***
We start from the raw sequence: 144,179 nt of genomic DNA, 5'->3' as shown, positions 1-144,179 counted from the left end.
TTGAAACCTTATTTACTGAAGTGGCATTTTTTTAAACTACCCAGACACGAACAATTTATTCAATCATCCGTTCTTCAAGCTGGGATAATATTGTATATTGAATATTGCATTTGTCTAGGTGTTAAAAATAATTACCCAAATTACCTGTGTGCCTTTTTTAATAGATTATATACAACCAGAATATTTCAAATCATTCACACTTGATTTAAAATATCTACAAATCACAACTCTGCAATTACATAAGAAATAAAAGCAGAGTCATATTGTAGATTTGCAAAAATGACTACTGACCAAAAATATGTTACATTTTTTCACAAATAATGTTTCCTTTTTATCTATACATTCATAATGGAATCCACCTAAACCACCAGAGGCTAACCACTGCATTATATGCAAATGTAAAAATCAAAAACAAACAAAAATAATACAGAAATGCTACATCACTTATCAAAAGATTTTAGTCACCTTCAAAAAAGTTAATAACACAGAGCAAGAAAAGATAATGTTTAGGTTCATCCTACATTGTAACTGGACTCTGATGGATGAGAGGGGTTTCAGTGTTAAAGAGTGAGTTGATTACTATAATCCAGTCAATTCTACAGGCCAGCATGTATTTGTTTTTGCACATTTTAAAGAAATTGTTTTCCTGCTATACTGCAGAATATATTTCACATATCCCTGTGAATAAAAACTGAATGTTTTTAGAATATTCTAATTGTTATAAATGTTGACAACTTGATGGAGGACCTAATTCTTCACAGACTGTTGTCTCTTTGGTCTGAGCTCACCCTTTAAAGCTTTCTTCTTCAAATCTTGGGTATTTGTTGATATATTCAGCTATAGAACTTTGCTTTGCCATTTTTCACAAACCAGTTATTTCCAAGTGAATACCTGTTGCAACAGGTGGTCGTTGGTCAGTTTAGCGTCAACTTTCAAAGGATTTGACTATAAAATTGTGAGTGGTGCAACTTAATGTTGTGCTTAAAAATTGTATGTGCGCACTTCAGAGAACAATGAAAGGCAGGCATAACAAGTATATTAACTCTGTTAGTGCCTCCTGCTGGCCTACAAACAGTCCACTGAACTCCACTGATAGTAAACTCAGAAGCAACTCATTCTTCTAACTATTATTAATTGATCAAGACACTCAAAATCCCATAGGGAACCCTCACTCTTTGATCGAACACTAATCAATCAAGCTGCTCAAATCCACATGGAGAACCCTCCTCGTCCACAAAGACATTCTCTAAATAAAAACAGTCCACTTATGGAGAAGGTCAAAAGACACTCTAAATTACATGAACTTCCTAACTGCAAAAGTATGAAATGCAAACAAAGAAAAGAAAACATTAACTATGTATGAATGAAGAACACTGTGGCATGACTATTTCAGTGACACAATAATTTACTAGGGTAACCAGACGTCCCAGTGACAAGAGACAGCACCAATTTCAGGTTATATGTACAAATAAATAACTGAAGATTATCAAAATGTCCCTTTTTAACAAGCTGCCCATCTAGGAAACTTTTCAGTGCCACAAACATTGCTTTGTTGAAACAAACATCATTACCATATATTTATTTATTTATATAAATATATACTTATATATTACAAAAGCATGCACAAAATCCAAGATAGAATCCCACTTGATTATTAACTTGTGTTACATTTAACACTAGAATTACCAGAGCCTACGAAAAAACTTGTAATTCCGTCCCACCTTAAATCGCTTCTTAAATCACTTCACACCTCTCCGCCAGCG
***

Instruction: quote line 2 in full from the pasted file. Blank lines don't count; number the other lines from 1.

TTGAAACCTTATTTACTGAAGTGGCATTTTTTTAAACTACCCAGACACGAACAATTTATTCAATCATCCGTTCTTCAAGCTGGGATAATATTGTATATTGAATATTGCATTTGTCTAGGTGTTAAAAATAATTACCCAAATTACCTGTGTGCCTTTTTTAATAGATTATATACAACCAGAATATTTCAAATCATTCACACTTGATTTAAAATATCTACAAATCACAACTCTGCAATTACATAAGAAATAAAAGCAGAGTCATATTGTAGATTTGCAAAAATGACTACTGACCAAAAATATGTTACATTTTTTCACAAATAATGTTTCCTTTTTATCTATACATTCATAATGGAATCCACCTAAACCACCAGAGGCTAACCACTGCATTATATGCAAATGTAAAAATCAAAAACAAACAAAAATAATACAGAAATGCTACATCACTTATCAAAAGATTTTAGTCACCTTCAAAAAAGTTAATAACACAGAGCAAGAAAAGATAATGTTTAGGTTCATCCTACATTGTAACTGGACTCTGATGGATGAGAGGGGTTTCAGTGTTAAAGAGTGAGTTGATTACTATAATCCAGTCAATTCTACAGGCCAGCATGTATTTGTTTTTGCACATTTTAAAGAAATTGTTTTCCTGCTATACTGCAGAATATATTTCACATATCCCTGTGAATAAAAACTGAATGTTTTTAGAATATTCTAATTGTTATAAATGTTGACAACTTGATGGAGGACCTAATTCTTCACAGACTGTTGTCTCTTTGGTCTGAGCTCACCCTTTAAAGCTTTCTTCTTCAAATCTTGGGTATTTGTTGATATATTCAGCTATAGAACTTTGCTTTGCCATTTTTCACAAACCAGTTATTTCCAAGTGAATACCTGTTGCAACAGGTGGTCGTTGGTCAGTTTAGCGTCAACTTTCAAAGGATTTGACTATAAAATTGTGAGTGGTGCAACTTAATGTTGTGCTTAAAAATTGTATGTGCGCACTTCAGAGAACAATGAAAGGCAGGCATAACAAGTATATTAACTCTGTTAGTGCCTCCTGCTGGCCTACAAACAGTCCACTGAACTCCACTGATAGTAAACTCAGAAGCAACTCATTCTTCTAACTATTATTAATTGATCAAGACACTCAAAATCCCATAGGGAACCCTCACTCTTTGATCGAACACTAATCAATCAAGCTGCTCAAATCCACATGGAGAACCCTCCTCGTCCACAAAGACATTCTCTAAATAAAAACAGTCCACTTATGGAGAAGGTCAAAAGACACTCTAAATTACATGAACTTCCTAACTGCAAAAGTATGAAATGCAAACAAAGAAAAGAAAACATTAACTATGTATGAATGAAGAACACTGTGGCATGACTATTTCAGTGACACAATAATTTACTAGGGTAACCAGACGTCCCAGTGACAAGAGACAGCACCAATTTCAGGTTATATGTACAAATAAATAACTGAAGATTATCAAAATGTCCCTTTTTAACAAGCTGCCCATCTAGGAAACTTTTCAGTGCCACAAACATTGCTTTGTTGAAACAAACATCATTACCATATATTTATTTATTTATATAAATATATACTTATATATTACAAAAGCATGCACAAAATCCAAGATAGAATCCCACTTGATTATTAACTTGTGTTACATTTAACACTAGAATTACCAGAGCCTACGAAAAAACTTGTAATTCCGTCCCACCTTAAATCGCTTCTTAAATCACTTCACACCTCTCCGCCAGCG